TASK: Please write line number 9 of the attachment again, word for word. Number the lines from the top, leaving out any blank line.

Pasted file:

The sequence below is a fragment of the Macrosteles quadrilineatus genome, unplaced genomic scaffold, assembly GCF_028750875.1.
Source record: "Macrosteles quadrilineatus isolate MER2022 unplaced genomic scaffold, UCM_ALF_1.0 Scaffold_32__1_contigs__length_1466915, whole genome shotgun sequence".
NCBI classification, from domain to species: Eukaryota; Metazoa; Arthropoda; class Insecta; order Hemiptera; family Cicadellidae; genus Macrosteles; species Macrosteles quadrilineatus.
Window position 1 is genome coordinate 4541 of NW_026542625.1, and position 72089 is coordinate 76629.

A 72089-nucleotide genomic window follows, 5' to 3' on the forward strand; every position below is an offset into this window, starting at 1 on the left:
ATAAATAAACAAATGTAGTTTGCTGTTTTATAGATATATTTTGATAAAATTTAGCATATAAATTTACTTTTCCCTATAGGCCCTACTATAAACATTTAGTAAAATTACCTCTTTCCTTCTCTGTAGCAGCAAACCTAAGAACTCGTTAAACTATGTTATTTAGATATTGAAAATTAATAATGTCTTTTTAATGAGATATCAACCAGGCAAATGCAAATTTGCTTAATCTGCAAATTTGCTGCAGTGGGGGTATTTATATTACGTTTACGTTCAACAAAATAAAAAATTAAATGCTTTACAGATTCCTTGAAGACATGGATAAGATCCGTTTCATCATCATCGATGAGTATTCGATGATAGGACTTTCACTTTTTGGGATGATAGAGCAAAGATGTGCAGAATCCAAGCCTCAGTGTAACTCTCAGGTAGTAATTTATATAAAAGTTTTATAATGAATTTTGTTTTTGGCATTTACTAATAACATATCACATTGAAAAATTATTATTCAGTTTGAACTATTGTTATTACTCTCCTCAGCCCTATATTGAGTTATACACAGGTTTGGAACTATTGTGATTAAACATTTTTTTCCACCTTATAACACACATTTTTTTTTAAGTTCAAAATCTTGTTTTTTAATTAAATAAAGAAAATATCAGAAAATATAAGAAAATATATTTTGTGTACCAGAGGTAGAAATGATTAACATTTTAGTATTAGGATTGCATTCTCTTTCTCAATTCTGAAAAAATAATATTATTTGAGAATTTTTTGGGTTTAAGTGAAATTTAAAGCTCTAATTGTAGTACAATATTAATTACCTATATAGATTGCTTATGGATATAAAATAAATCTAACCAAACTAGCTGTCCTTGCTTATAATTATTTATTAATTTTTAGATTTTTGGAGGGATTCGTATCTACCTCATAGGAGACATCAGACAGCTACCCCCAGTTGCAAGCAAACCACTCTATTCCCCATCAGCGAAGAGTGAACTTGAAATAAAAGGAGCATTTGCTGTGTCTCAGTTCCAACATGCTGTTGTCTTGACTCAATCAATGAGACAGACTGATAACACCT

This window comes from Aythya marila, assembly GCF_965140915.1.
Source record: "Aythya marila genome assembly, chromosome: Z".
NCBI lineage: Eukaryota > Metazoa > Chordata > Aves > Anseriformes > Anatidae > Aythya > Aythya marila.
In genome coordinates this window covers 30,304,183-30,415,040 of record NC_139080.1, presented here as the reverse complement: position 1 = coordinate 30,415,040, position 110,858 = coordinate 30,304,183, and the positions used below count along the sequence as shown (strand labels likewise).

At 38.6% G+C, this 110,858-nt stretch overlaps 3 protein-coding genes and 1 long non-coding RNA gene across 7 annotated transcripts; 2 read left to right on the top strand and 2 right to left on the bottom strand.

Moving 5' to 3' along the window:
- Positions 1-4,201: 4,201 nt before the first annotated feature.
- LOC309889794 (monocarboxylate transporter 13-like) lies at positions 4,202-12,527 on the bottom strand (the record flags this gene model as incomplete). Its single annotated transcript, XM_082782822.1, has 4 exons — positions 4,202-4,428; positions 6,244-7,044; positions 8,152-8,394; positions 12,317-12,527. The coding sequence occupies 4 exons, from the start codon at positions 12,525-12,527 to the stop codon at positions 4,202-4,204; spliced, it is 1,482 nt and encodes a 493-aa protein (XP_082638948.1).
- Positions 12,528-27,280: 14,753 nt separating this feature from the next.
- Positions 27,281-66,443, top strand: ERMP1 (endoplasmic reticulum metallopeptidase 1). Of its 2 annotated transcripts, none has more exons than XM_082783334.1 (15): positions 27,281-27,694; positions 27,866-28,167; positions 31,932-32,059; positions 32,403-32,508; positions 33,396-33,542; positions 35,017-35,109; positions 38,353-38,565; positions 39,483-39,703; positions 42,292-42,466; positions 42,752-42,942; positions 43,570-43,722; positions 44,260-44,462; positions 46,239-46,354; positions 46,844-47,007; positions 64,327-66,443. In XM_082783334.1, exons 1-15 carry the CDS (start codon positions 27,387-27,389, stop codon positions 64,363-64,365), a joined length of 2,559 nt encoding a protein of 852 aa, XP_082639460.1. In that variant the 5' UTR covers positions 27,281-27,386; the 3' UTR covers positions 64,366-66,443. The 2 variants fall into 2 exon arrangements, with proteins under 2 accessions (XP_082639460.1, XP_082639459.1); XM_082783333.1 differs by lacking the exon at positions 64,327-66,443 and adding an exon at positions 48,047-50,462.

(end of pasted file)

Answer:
NCBI lineage: Eukaryota > Metazoa > Chordata > Aves > Anseriformes > Anatidae > Aythya > Aythya marila.